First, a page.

"I wanted to demonstrate that it can work in the real world, and to gain insight into the challenges to security in such a setting," says Stephanie. Having Christian's group at CQT made this possible: the group has an entangled photon source and detection kit used for previous quantum cryptography demonstrations that was readily adapted.

In the experiment, Alice and Bob used 250,000 pairs of entangled photons to commit a single bit. This vast number of photons is needed to counter losses in the experiment and guard against the possibility of cheating.

Deciding on the strategy took much theoretical work, since the original protocols could not tolerate nearly enough errors. The team thought they'd need even more photons until coming up with a new theoretical tool for proving security, published earlier.

Alice encodes her committed bit in the photons by choosing one of two possible measurements for each photon she receives. The other half of each photon pair is sent to Bob to measure. Because the photons are entangled, Bob's results will match Alice's when he picks the right measurement type, but be random when he picks the wrong one. The idea is that Bob ends up seeing enough of the 250,000 bits to decide whether Alice has tried to cheat when she reveals her committed bit by sending the whole lot over, but not enough that he can guess the bit beforehand.

The noisy storage comes in because Bob could cheat perfectly if he could store all the photons until Alice told him about her measurement choices (an intermediate step in the protocol). He could then repeat the measurements exactly, revealing the committed bit early.

Today it's only possible to store a handful of qubits, and the CQT researchers showed that their 250,000 photon exchange would be secure against a memory of 972 qubits suffering a certain noise. If quantum memories get bigger, security could be restored by increasing the waiting time or boosting the total number of bits sent.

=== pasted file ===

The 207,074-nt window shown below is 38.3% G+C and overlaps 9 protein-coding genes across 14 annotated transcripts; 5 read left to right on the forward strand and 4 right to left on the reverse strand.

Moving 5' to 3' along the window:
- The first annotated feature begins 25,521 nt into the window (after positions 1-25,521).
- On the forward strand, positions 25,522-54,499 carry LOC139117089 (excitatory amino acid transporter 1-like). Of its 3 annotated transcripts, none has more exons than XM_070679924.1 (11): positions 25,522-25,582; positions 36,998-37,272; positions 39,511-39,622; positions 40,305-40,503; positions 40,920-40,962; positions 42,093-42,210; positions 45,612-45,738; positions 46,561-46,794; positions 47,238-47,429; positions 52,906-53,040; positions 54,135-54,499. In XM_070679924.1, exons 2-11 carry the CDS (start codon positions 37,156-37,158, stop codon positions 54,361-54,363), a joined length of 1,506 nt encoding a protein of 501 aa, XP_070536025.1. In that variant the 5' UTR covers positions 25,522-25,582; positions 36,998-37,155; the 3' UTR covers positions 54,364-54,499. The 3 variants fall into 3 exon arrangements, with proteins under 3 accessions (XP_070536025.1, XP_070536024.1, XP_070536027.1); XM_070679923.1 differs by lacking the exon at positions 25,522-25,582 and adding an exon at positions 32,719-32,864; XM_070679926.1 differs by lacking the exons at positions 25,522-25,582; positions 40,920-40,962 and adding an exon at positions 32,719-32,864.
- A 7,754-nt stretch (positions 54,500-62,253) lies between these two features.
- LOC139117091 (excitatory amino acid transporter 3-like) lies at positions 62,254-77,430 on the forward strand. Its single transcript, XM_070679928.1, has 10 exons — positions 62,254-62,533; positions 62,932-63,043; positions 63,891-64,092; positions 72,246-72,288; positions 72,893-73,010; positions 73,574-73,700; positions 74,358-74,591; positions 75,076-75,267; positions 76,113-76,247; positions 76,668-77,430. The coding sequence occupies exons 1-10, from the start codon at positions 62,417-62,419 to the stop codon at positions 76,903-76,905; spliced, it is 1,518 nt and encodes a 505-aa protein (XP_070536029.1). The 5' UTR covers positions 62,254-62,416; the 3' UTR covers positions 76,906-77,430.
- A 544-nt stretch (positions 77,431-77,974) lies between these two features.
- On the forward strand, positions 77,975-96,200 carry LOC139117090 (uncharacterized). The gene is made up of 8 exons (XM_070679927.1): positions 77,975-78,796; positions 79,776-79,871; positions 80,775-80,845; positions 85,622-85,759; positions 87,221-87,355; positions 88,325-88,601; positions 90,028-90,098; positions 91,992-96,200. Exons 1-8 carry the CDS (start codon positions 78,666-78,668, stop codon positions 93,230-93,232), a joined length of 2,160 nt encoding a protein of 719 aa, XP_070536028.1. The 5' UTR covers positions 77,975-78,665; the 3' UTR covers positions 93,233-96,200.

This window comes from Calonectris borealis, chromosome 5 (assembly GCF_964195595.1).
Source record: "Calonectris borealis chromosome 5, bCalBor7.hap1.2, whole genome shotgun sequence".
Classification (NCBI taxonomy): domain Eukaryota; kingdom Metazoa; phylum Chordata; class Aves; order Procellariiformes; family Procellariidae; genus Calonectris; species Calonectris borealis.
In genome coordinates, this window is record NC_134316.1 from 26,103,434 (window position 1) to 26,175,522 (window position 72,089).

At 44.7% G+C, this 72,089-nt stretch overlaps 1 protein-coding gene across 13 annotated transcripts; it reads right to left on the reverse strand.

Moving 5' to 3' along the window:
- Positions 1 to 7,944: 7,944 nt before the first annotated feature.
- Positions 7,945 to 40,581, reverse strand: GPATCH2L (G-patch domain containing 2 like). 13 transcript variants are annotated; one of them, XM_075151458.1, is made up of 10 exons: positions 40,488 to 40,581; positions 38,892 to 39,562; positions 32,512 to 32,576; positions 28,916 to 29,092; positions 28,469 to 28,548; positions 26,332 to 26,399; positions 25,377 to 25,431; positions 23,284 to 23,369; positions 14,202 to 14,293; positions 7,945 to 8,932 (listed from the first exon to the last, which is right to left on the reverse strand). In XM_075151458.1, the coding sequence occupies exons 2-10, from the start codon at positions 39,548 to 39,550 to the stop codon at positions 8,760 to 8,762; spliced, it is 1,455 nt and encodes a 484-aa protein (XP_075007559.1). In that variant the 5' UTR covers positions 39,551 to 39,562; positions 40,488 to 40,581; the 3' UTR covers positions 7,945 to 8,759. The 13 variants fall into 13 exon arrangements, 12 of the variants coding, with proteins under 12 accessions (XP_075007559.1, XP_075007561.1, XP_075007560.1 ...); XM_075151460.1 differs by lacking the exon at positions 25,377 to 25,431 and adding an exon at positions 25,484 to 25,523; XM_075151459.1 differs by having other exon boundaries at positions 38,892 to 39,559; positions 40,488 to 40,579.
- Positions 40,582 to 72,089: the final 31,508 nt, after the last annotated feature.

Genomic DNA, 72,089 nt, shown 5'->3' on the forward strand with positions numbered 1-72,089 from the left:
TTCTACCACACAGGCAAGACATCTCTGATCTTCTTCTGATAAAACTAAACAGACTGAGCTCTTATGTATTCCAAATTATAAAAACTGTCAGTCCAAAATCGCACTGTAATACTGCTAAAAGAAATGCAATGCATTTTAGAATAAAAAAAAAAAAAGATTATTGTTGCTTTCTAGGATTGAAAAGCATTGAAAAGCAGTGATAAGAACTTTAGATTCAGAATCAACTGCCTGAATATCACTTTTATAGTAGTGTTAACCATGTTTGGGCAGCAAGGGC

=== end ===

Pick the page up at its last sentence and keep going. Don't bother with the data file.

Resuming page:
The collaboration of computer scientists and experimentalists was not without challenges — "some of the common experimental terms I used turned out to have very specific and different meanings in theoretical computer science," says Siddarth Joshi, a PhD student in Christian's group, but he found it rewarding overall. "Theoretical protocols currently outstrip experimental capabilities by several decades and if I am to live to own a quantum laptop, these kind of collaborative efforts are a must," he says.

Nelly Ng Huei Ying presenting her research at a quantum conference.

CQT Research Assistant Nelly Ng Huei Ying presented the bit commitment work in August at the 11th International Conference on Quantum Communication, Measurement and Computing in Vienna, Austria.


"It's really cool that it worked — we achieved security on a practical level!" says Nelly Ng, who became involved in the project while still an undergraduate at Nanyang Technological University. She has since graduated (with two awards) and is now a Research Assistant in Stephanie's group.

Practical in a lab setting, that is. To commercialise the system would require boosting the bit rate, among other improvements. Alice and Bob exchanged the 250,000 photons required to commit a single bit in a little over 10 seconds, then mathematical processing of the data took many times longer. To make the bit commitment fast will require more efficient ways to crunch the data and exchange details.

For more details, see "Experimental implementation of bit commitment in the noisy-storage model" Nature Communications doi:10.1038/ncomms2268 (2012); arXiv:1205.3331.